Ryan Straschnitzki poses for a photograph in Philadelphia, Wednesday, March 20, 2019. Straschnitzki will depart on a 12,000 kilometre journey to Thailand later this week for a medical procedure that could help restore some movement after being paralyzed in the Humboldt Broncos bus crash. THE CANADIAN PRESS/AP-Matt Rourke

VIDEO: Paralyzed Humboldt Broncos player to get spinal surgery in Thailand

Straschnitzki hopes that an epidural stimulator implanted in his spine will help improve his daily life

A hockey player paralyzed in the Humboldt Broncos bus crash is to depart on a 12,000-kilometre journey to Thailand later this week for surgery that could help restore some of his movement.

And one thing Ryan Straschnitzki is determined to take with him is his hockey sled.

“I’ll be gone for five weeks,” the 20-year-old told The Canadian Press following a gruelling physiotherapy workout. “If you do anything and work at it for so long, and then not do it for a month, you might be a little rusty.”

Straschnitzki, who is paralyzed from the chest down, hopes to make the national sledge hockey team.

He and 12 others were injured when a semi truck blew through a stop sign and into the path of the Saskatchewan junior hockey team’s bus in April 2018. Sixteen people died.

Straschnitzki hopes that an epidural stimulator implanted in his spine will help improve his daily life.

READ MORE: ‘I’m pretty pumped:’ On-ice reunion for injured Humboldt Broncos

“This is the best technology out there right now for spinal cord injuries. Why not give it a shot?” he said.

“It can bring back certain functions that most people with spinal injuries don’t have: muscle movement, bladder control. It’s little things like that which can make a huge difference.”

“We almost look at it as a Band-Aid below the level of injury. The stimulation then comes from the device. The recovery process is relatively straightforward and after a few days he’s able to start rehabilitation,” said Uyen Nguyen, executive director of the Synaptic Spinal Cord Injury and Neuro Rehabilitation Centre in Calgary, where Straschnitzki does his physio.

After the implant is placed in his back, a small device like a remote control will send electrical currents to his spinal cord to try to stimulate nerves and move limbs.

“I’m really excited for him. I think it’s an incredible opportunity and, from all the reports and everything else we’ve seen, it’s only a positive,” said the player’s mother, Michelle Straschnitzki, from the family’s home in Airdrie, Alta.

She’s not concerned about her son having unrealistic expectations.

“He is handling the realism of this much better than I am,” she said. “I want him to walk but, keeping in mind that you don’t want to get your hopes up too high, obviously this is a tremendous, positive step for him.”

Father Tom Straschnitzki is more cautious.

“We’ll see what this surgery can do for him. I’d just like to see his mid-section going and for him to get a better quality of life.”

He isn’t surprised his son is bringing his hockey sled.

“He’s always been like that. When he has a goal, he tries to achieve it. It’s never a straight path for him. It’s always a curve, but he always tries to achieve it.”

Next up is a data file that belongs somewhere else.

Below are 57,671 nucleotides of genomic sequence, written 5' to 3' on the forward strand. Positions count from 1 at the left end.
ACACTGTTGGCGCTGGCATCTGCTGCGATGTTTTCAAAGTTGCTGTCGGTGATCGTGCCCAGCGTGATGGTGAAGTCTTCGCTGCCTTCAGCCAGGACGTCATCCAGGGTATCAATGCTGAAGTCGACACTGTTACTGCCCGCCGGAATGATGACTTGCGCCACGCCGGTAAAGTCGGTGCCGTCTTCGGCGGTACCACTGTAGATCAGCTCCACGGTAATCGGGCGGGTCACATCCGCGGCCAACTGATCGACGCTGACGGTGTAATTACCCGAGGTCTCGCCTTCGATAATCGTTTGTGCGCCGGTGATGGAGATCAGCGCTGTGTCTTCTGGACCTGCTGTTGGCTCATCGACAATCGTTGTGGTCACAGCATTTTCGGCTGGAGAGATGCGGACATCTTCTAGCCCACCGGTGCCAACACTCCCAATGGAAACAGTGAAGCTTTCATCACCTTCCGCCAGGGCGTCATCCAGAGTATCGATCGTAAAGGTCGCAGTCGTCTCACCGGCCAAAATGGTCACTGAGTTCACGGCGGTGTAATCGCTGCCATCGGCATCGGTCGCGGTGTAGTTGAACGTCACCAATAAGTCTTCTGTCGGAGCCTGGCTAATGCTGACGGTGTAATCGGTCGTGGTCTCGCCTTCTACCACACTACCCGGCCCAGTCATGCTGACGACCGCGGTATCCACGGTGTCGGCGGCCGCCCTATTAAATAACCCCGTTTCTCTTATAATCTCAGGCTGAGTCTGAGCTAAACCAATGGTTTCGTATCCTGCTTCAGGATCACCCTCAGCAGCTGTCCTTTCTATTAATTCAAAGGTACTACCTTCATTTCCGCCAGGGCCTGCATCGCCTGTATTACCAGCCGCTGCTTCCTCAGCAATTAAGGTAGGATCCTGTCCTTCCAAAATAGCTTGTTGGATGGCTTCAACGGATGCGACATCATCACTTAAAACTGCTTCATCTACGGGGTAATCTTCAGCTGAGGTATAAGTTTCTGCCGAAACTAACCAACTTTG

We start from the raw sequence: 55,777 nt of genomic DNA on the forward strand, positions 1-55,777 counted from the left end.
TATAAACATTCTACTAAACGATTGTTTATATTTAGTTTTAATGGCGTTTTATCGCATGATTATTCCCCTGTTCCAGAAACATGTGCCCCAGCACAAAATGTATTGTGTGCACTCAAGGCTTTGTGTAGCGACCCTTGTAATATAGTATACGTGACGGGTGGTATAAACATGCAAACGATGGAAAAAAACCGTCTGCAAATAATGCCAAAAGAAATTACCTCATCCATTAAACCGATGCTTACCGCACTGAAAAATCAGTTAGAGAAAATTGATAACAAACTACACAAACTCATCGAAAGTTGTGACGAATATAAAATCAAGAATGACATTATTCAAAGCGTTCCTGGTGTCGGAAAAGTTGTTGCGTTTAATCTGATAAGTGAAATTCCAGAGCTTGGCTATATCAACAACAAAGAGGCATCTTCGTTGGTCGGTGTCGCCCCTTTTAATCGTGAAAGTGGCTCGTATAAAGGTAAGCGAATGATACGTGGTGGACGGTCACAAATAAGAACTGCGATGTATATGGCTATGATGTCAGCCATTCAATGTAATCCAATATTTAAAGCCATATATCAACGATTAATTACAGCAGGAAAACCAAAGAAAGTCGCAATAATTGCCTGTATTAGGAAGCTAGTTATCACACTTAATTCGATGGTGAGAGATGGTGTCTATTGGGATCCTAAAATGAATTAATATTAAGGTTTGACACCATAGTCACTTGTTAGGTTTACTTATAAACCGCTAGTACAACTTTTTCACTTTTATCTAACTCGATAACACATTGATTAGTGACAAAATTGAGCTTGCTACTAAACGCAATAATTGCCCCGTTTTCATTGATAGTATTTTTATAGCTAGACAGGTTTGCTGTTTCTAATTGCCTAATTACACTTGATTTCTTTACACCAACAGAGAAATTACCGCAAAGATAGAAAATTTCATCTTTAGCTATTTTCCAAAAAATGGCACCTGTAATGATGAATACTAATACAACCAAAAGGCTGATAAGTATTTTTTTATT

Although there won’t be any ice in Thailand, Ryan Straschnitzki intends to sit in his sled and practise his shots and puck control.

He said he’s ready for the surgery.

“I had the summer time to enjoy Stampede, hang with friends and do whatever I wanted to do. So now it’s time to get back to business.”

Straschnitzki is to leave Saturday and is due back in early December.

READ MORE: ‘What a role model:’ Paralyzed Bronco makes Adidas ad

Bill Graveland, The Canadian Press


Like us on Facebook and follow us on Twitter.

Just Posted

COTR honours Orange Shirt Day

A virtual event to raise awareness about Orange Shirt Day is being hosted early on Sept. 22

Invermere gets new CAO

Invermere found his new CAO after a long period of research.

Radium council discusses short term rentals

RHS council are elaborating the second draft plan for STR

Farmers’ Institute report highlights emerging local food scene

Beef cattle ranching remains mainstay of valley agriculture

Weekend sees 267 cases, 3 deaths in B.C.; Dr. Henry says events leading to COVID spread

There are currently 1,302 active cases in B.C., while 3,372 people are under public health monitoring

Lightning strike: Tampa Bay blanks Dallas 2-0 to win Stanley Cup

Hedman wins Conn Smythe Trophy as playoff MVP

Liberals seek to fast track new COVID-19 aid bill after CERB expires

Government secured NDP support for legislation by hiking amount of benefits by $100 to $500 per week

Join Black Press Media and Do Some Good

Pay it Forward program supports local businesses in their community giving

Is it time to start thinking about greener ways to package cannabis?

Packaging suppliers are still figuring eco-friendly and affordable packaging options that fit the mandates of Cannabis Regulations

B.C. VOTES 2020: Echoes of HST in B.C. debate over sales tax

Cannabis, tobacco, luxury cars still taxed in B.C. Liberal plan

She warned her son about toxic drugs, then he was dead

Donna Bridgman’s son died at the age of 38 in Vancouver

B.C. food and beverage producers set record sales in 2019

Farmed salmon again leads international exports

Most Read